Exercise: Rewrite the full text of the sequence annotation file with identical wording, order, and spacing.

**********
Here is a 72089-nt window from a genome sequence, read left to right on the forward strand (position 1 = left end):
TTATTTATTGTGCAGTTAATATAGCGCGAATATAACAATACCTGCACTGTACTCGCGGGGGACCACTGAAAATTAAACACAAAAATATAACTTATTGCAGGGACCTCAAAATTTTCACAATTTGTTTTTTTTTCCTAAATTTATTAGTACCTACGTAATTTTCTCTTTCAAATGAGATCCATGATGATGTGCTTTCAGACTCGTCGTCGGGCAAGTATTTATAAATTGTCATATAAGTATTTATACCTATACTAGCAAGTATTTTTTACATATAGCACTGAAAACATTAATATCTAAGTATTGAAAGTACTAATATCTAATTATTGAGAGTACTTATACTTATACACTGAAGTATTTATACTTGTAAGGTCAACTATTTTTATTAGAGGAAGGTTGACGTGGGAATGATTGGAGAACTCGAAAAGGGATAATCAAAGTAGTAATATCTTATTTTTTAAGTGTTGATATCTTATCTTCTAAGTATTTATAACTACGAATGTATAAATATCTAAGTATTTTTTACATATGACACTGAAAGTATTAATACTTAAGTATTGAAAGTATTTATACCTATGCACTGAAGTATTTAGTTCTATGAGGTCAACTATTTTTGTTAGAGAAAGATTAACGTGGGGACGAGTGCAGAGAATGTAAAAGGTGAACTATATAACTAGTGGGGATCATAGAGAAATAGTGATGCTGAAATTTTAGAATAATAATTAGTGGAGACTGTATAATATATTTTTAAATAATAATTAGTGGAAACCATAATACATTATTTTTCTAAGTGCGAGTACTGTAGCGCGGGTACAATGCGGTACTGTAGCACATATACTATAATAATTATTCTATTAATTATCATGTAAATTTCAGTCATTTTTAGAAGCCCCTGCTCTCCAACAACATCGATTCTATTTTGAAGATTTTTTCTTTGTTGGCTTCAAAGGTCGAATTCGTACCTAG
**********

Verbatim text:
Here is a 72089-nt window from a genome sequence, read left to right on the forward strand (position 1 = left end):
TTATTTATTGTGCAGTTAATATAGCGCGAATATAACAATACCTGCACTGTACTCGCGGGGGACCACTGAAAATTAAACACAAAAATATAACTTATTGCAGGGACCTCAAAATTTTCACAATTTGTTTTTTTTTCCTAAATTTATTAGTACCTACGTAATTTTCTCTTTCAAATGAGATCCATGATGATGTGCTTTCAGACTCGTCGTCGGGCAAGTATTTATAAATTGTCATATAAGTATTTATACCTATACTAGCAAGTATTTTTTACATATAGCACTGAAAACATTAATATCTAAGTATTGAAAGTACTAATATCTAATTATTGAGAGTACTTATACTTATACACTGAAGTATTTATACTTGTAAGGTCAACTATTTTTATTAGAGGAAGGTTGACGTGGGAATGATTGGAGAACTCGAAAAGGGATAATCAAAGTAGTAATATCTTATTTTTTAAGTGTTGATATCTTATCTTCTAAGTATTTATAACTACGAATGTATAAATATCTAAGTATTTTTTACATATGACACTGAAAGTATTAATACTTAAGTATTGAAAGTATTTATACCTATGCACTGAAGTATTTAGTTCTATGAGGTCAACTATTTTTGTTAGAGAAAGATTAACGTGGGGACGAGTGCAGAGAATGTAAAAGGTGAACTATATAACTAGTGGGGATCATAGAGAAATAGTGATGCTGAAATTTTAGAATAATAATTAGTGGAGACTGTATAATATATTTTTAAATAATAATTAGTGGAAACCATAATACATTATTTTTCTAAGTGCGAGTACTGTAGCGCGGGTACAATGCGGTACTGTAGCACATATACTATAATAATTATTCTATTAATTATCATGTAAATTTCAGTCATTTTTAGAAGCCCCTGCTCTCCAACAACATCGATTCTATTTTGAAGATTTTTTCTTTGTTGGCTTCAAAGGTCGAATTCGTACCTAG